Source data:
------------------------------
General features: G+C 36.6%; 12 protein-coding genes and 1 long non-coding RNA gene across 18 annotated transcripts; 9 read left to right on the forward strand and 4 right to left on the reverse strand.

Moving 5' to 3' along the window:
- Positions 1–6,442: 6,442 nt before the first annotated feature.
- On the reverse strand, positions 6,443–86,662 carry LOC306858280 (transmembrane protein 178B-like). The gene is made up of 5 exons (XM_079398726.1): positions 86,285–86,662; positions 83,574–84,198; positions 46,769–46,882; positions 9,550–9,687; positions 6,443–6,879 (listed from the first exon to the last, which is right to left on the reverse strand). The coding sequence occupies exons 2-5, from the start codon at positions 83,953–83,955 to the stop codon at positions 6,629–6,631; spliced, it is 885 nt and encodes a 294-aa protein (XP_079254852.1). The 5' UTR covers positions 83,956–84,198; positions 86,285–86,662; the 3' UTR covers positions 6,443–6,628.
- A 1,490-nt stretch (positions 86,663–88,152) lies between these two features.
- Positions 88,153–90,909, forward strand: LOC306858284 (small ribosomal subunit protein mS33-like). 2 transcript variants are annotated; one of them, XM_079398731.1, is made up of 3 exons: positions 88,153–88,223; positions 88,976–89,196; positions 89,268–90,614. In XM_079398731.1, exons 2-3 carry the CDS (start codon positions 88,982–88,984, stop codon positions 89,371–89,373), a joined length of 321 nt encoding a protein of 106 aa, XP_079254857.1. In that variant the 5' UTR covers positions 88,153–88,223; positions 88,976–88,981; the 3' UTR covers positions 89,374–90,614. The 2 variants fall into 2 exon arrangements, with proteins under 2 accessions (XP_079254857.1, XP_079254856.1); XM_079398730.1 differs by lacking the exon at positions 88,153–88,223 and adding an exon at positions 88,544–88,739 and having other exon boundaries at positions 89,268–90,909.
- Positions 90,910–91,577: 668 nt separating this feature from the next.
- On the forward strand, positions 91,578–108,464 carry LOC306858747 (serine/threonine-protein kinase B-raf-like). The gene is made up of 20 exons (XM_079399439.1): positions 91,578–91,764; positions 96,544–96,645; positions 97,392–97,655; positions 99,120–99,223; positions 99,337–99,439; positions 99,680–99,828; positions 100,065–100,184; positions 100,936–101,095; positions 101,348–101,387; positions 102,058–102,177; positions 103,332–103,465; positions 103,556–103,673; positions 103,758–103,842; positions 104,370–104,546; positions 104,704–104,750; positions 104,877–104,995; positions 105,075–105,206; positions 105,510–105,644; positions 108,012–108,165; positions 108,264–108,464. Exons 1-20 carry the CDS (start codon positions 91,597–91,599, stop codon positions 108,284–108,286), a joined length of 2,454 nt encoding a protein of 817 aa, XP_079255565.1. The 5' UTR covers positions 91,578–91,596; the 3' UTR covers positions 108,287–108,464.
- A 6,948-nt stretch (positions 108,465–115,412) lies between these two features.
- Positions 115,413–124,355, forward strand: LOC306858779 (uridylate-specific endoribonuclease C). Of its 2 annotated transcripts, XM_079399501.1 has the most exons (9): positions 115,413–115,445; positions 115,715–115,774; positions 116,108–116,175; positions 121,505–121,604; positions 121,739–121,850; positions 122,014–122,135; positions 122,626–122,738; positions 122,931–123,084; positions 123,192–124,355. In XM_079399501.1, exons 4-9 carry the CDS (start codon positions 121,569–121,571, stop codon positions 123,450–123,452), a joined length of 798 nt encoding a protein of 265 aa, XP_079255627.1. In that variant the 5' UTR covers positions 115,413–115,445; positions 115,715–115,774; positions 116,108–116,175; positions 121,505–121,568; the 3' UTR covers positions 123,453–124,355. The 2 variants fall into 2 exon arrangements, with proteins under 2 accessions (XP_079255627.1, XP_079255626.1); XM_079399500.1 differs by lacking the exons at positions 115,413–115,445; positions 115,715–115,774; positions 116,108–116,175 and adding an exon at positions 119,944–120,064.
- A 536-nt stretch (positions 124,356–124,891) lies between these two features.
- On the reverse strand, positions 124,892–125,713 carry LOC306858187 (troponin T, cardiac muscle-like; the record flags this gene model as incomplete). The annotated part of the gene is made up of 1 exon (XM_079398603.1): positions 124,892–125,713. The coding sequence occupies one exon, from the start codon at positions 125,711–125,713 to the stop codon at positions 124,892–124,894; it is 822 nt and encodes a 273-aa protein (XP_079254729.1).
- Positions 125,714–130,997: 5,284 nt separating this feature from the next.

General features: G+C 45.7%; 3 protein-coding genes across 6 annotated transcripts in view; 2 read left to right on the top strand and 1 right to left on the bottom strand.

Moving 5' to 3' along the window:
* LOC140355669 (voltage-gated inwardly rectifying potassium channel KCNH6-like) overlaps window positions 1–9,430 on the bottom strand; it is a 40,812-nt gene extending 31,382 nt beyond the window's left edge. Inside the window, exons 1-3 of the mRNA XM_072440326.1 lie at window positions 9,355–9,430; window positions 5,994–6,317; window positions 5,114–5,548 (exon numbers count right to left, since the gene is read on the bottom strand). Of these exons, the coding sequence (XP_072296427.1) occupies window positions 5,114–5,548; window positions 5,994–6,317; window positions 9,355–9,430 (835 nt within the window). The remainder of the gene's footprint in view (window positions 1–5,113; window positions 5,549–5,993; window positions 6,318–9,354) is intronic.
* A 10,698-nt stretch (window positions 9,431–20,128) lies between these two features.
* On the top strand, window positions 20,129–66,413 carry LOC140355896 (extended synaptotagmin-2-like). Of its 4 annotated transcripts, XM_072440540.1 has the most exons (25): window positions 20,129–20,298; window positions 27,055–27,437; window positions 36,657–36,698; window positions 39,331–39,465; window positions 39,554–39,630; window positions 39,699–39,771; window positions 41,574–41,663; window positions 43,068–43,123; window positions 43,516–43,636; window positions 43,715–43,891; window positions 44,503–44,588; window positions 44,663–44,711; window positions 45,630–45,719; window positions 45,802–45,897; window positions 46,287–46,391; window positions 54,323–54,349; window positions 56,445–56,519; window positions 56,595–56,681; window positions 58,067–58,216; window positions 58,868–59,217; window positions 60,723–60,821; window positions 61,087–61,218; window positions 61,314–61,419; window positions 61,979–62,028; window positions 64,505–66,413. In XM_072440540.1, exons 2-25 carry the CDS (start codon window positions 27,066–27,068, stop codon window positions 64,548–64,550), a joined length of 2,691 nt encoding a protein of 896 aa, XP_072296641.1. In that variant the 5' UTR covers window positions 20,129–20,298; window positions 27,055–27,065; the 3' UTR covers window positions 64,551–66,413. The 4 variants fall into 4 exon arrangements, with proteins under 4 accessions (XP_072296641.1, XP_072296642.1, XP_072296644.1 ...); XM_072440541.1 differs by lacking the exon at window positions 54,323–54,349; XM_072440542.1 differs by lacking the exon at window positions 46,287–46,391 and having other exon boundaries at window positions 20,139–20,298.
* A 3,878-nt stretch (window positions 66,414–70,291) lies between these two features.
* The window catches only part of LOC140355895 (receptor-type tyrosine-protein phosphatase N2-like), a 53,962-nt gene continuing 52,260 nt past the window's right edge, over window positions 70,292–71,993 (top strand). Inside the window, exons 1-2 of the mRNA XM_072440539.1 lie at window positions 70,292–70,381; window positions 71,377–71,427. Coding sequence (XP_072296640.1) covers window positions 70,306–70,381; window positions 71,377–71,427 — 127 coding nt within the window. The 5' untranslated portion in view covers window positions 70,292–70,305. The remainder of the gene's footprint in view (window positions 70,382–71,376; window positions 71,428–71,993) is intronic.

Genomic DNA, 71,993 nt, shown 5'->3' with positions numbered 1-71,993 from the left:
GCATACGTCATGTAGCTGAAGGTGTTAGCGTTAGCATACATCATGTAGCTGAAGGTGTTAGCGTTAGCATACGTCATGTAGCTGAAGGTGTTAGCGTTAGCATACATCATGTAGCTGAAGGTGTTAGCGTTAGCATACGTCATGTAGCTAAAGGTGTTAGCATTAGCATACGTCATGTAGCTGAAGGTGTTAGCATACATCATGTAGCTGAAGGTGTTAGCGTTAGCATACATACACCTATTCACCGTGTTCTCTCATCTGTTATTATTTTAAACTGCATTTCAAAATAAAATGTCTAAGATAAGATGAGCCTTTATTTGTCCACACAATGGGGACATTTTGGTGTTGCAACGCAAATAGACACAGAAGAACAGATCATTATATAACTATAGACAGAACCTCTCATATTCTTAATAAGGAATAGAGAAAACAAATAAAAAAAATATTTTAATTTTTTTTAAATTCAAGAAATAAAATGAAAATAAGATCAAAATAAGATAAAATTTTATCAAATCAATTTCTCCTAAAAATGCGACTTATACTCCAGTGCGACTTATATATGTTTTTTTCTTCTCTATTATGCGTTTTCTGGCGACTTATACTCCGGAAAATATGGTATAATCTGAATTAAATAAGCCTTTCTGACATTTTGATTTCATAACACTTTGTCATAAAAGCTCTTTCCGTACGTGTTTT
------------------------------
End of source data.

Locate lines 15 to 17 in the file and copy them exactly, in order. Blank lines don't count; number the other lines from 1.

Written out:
Moving 5' to 3' along the window:
* LOC140355669 (voltage-gated inwardly rectifying potassium channel KCNH6-like) overlaps window positions 1–9,430 on the bottom strand; it is a 40,812-nt gene extending 31,382 nt beyond the window's left edge. Inside the window, exons 1-3 of the mRNA XM_072440326.1 lie at window positions 9,355–9,430; window positions 5,994–6,317; window positions 5,114–5,548 (exon numbers count right to left, since the gene is read on the bottom strand). Of these exons, the coding sequence (XP_072296427.1) occupies window positions 5,114–5,548; window positions 5,994–6,317; window positions 9,355–9,430 (835 nt within the window). The remainder of the gene's footprint in view (window positions 1–5,113; window positions 5,549–5,993; window positions 6,318–9,354) is intronic.
* A 10,698-nt stretch (window positions 9,431–20,128) lies between these two features.